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When did you last hear your father?
13th June 2018 @ 5:10 pm - 7:00 pmFree
How the Victorians curated Reformation
Guest lecturer: Lori Anne Ferrell
An analysis of the work of rival nineteenth century subscription societies, The Parker Society and the Library of Anglo-Catholic Theology, investigating the complexities of their commitments to the idea of “reformation” in an age of new intra-confessional controversy in the Church of England.
In this lecture, Ferrell will examine how the Victorians published documents to correct the public understanding of British Protestantism; how this undertaking was designed to address the challenges of secularism and modernity; and how the archival industry of the nineteenth century continues to influence how historians conceive their studies today.
About the speaker:
Professor Lori Anne Ferrell is a Fellow of the Royal Historical Society, and the current John D. and Lillian Maguire Distinguished Professor in the Humanities, Chair of the English Department, and Director of the Early Modern Studies at Claremont Graduate University, California, where Ferrell holds a joint appointment between early modern history and literature.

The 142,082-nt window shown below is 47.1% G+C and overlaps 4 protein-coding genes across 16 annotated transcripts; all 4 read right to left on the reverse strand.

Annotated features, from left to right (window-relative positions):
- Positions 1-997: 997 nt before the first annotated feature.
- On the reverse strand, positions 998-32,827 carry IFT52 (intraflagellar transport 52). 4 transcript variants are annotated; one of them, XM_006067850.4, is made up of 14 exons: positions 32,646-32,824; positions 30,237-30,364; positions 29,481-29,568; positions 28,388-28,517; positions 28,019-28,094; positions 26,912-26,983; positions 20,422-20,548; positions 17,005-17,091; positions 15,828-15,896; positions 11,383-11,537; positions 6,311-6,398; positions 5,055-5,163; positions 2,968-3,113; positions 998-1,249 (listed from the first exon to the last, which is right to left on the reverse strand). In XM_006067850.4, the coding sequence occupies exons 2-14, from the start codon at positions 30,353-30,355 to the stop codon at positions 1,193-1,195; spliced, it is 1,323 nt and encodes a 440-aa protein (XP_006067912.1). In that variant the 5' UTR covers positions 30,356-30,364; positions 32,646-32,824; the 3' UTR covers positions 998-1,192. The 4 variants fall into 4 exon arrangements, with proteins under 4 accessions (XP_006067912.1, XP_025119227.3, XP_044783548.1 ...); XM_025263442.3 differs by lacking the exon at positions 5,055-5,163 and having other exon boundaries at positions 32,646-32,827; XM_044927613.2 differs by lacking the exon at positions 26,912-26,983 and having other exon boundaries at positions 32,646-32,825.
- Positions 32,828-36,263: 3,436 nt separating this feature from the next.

Ferrell’s research concentrates on the effect of religious and political change on early modern texts—theological, literary, theatrical, and practical—in the turbulent century before the outbreak of civil war in Britain.
Photograph courtesy of Claremont Graduate University.
This free lecture is part of the Sheffield Centre for Early Modern Studies‘ Visiting Speaker Series. All are welcome.
On Thursday 14 June, Professor Ferrell will also deliver a masterclass on ‘Editing the English Reformation’. Places are limited and must be booked in advance. Participants are also required to undertake some specified reading before the masterclass session. For details, please visit the Sheffield Centre for Early Modern Studies website.